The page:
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Executive Leader Cllr Brenda Warrington

Leader's Blog  

Councillor Brenda Warrington, Executive Leader of Tameside Council

Archive for November 2020

Spending Review 2020: A Missed Opportunity

Friday, 27 November 2020

On Wednesday afternoon the Chancellor of the Exchequer, Rishi Sunak, delivered the government’s Spending Review to the House of Commons. Unlike the Budget, where the biggest financial decisions in areas such as taxation are made, the purpose of a Spending Review is to focus specifically on the budgets and priorities of government departments. Typically these look at spending over a three to five year period, but due to the economic impact of the coronavirus pandemic most of the conclusions of the 2020 Spending Review will apply for the next financial year only.

The forecasts from the Office for Budget Responsibility (OBR), the government body that monitors the public finances, make for sobering reading. The OBR predicts that GDP will fall by 11.3% this year, the biggest decline in three hundred years, and that it is unlikely that the economy will return to its pre-coronavirus size until the end of 2022 at least. With recent news of progress on a vaccine there finally seems to be light at the end of the tunnel of this terrible pandemic. However, it is now clear that the coronavirus also has inflicted incredible long-term damage on our economy and society.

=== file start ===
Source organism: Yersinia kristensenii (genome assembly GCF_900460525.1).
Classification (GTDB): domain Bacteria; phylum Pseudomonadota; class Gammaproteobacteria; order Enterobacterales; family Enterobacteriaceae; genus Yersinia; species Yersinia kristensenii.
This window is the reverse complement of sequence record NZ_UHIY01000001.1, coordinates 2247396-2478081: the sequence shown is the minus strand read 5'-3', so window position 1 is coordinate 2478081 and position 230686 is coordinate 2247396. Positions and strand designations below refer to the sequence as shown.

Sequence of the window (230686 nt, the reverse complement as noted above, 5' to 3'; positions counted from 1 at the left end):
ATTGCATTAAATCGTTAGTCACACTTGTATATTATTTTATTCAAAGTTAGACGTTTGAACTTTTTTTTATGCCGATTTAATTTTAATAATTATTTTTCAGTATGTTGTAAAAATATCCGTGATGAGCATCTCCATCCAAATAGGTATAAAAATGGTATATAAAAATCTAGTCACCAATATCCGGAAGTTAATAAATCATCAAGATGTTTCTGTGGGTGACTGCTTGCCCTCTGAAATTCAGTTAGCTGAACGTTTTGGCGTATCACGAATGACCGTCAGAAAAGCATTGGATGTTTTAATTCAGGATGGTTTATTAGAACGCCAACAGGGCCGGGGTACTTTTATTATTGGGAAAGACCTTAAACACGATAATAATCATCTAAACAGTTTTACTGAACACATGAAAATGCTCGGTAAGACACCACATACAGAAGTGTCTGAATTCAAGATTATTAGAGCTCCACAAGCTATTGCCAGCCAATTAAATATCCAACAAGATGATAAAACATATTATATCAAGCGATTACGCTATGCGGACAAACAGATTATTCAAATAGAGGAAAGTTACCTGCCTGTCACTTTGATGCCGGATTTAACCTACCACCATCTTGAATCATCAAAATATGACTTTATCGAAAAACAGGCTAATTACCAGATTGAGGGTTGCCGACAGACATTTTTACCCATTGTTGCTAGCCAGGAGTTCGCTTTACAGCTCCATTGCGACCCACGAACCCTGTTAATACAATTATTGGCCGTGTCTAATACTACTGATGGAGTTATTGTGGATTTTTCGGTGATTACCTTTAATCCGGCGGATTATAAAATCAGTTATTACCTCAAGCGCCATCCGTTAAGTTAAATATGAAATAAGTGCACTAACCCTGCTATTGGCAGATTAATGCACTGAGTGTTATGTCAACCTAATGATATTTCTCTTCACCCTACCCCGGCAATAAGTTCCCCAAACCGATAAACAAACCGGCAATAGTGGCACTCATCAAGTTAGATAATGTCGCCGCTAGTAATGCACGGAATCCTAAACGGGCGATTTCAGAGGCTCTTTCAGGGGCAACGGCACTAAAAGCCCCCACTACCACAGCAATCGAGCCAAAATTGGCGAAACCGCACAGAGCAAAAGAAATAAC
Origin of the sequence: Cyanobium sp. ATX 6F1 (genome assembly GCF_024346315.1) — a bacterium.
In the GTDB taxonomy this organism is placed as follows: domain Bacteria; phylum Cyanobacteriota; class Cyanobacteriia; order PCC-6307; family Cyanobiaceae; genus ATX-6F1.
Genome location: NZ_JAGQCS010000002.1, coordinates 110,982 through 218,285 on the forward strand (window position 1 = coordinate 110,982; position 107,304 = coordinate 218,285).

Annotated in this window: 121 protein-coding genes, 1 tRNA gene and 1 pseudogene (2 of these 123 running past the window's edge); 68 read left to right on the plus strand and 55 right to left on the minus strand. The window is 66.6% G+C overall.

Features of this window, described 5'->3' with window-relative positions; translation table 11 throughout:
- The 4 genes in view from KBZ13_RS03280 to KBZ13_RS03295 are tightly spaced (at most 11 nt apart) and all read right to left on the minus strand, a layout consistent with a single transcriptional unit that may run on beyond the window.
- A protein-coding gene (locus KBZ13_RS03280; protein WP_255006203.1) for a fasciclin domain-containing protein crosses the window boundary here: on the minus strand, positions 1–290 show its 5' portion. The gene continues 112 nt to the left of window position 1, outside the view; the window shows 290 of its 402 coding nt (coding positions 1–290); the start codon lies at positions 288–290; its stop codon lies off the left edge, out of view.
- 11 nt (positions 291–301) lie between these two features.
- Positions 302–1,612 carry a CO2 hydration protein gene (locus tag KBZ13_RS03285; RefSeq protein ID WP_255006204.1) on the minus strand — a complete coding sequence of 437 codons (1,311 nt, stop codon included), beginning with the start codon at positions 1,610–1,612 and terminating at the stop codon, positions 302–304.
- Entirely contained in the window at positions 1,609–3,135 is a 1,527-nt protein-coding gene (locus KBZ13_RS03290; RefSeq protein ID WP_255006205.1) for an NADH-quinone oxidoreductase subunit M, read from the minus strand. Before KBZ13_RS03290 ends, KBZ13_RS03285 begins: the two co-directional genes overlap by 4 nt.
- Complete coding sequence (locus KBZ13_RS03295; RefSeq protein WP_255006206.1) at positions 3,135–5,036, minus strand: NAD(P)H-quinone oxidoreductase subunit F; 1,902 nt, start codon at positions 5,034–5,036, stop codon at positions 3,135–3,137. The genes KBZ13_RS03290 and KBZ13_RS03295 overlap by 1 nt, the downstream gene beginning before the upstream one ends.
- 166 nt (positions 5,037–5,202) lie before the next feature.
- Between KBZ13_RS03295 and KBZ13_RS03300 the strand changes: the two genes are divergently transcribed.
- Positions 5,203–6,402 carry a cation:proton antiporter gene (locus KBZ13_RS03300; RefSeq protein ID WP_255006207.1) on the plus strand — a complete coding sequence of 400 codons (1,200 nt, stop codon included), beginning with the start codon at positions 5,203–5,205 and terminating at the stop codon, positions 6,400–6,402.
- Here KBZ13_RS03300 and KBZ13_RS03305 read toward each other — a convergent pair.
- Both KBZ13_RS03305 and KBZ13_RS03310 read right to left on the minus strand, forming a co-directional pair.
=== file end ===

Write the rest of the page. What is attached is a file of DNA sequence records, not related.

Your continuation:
In this context I appreciate that some hard decisions have to be made. We are still assessing the full implications of the Spending Review for Tameside, but from our first look I believe that the government has taken the wrong course on many issues. I’m glad that NHS medical staff such as doctors and nurses will receive a pay increase this year, but this still means that many of the other key workers we have so depended on in the pandemic, including carers, teachers and police officers, will be “rewarded” for their tireless efforts with a pay freeze next year.

I’m also deeply worried that, with economic forecasts predicting that unemployment could rise by over a million people next year, the Chancellor said nothing to dispel the rumours that Universal Credit payments will be cut in April. This would amount of £1,040 a year being taken from people on low and middle-income at a time when they need it the most. It’s not just morally abhorrent, it’s bad economics too, and I urge the Chancellor to do the right thing and make it clear that this will not become a reality.